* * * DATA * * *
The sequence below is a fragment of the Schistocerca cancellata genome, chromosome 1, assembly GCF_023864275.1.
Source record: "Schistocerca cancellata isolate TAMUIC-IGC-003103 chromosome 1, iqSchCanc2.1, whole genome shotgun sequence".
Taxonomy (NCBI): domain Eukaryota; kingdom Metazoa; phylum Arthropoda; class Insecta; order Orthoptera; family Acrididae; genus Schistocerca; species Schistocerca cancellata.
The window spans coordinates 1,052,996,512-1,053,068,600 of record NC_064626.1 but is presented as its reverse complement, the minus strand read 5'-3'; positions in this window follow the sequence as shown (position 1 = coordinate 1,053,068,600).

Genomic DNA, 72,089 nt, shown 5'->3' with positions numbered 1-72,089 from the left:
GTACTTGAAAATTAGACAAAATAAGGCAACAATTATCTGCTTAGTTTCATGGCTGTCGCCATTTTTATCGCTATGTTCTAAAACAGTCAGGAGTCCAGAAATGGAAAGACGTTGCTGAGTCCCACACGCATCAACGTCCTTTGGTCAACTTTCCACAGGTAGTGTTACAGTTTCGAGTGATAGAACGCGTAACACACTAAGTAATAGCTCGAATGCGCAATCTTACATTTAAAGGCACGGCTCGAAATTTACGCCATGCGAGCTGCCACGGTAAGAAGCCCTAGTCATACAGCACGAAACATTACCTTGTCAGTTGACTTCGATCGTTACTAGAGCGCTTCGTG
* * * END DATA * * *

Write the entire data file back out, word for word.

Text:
The sequence below is a fragment of the Schistocerca cancellata genome, chromosome 1, assembly GCF_023864275.1.
Source record: "Schistocerca cancellata isolate TAMUIC-IGC-003103 chromosome 1, iqSchCanc2.1, whole genome shotgun sequence".
Taxonomy (NCBI): domain Eukaryota; kingdom Metazoa; phylum Arthropoda; class Insecta; order Orthoptera; family Acrididae; genus Schistocerca; species Schistocerca cancellata.
The window spans coordinates 1,052,996,512-1,053,068,600 of record NC_064626.1 but is presented as its reverse complement, the minus strand read 5'-3'; positions in this window follow the sequence as shown (position 1 = coordinate 1,053,068,600).

Genomic DNA, 72,089 nt, shown 5'->3' with positions numbered 1-72,089 from the left:
GTACTTGAAAATTAGACAAAATAAGGCAACAATTATCTGCTTAGTTTCATGGCTGTCGCCATTTTTATCGCTATGTTCTAAAACAGTCAGGAGTCCAGAAATGGAAAGACGTTGCTGAGTCCCACACGCATCAACGTCCTTTGGTCAACTTTCCACAGGTAGTGTTACAGTTTCGAGTGATAGAACGCGTAACACACTAAGTAATAGCTCGAATGCGCAATCTTACATTTAAAGGCACGGCTCGAAATTTACGCCATGCGAGCTGCCACGGTAAGAAGCCCTAGTCATACAGCACGAAACATTACCTTGTCAGTTGACTTCGATCGTTACTAGAGCGCTTCGTG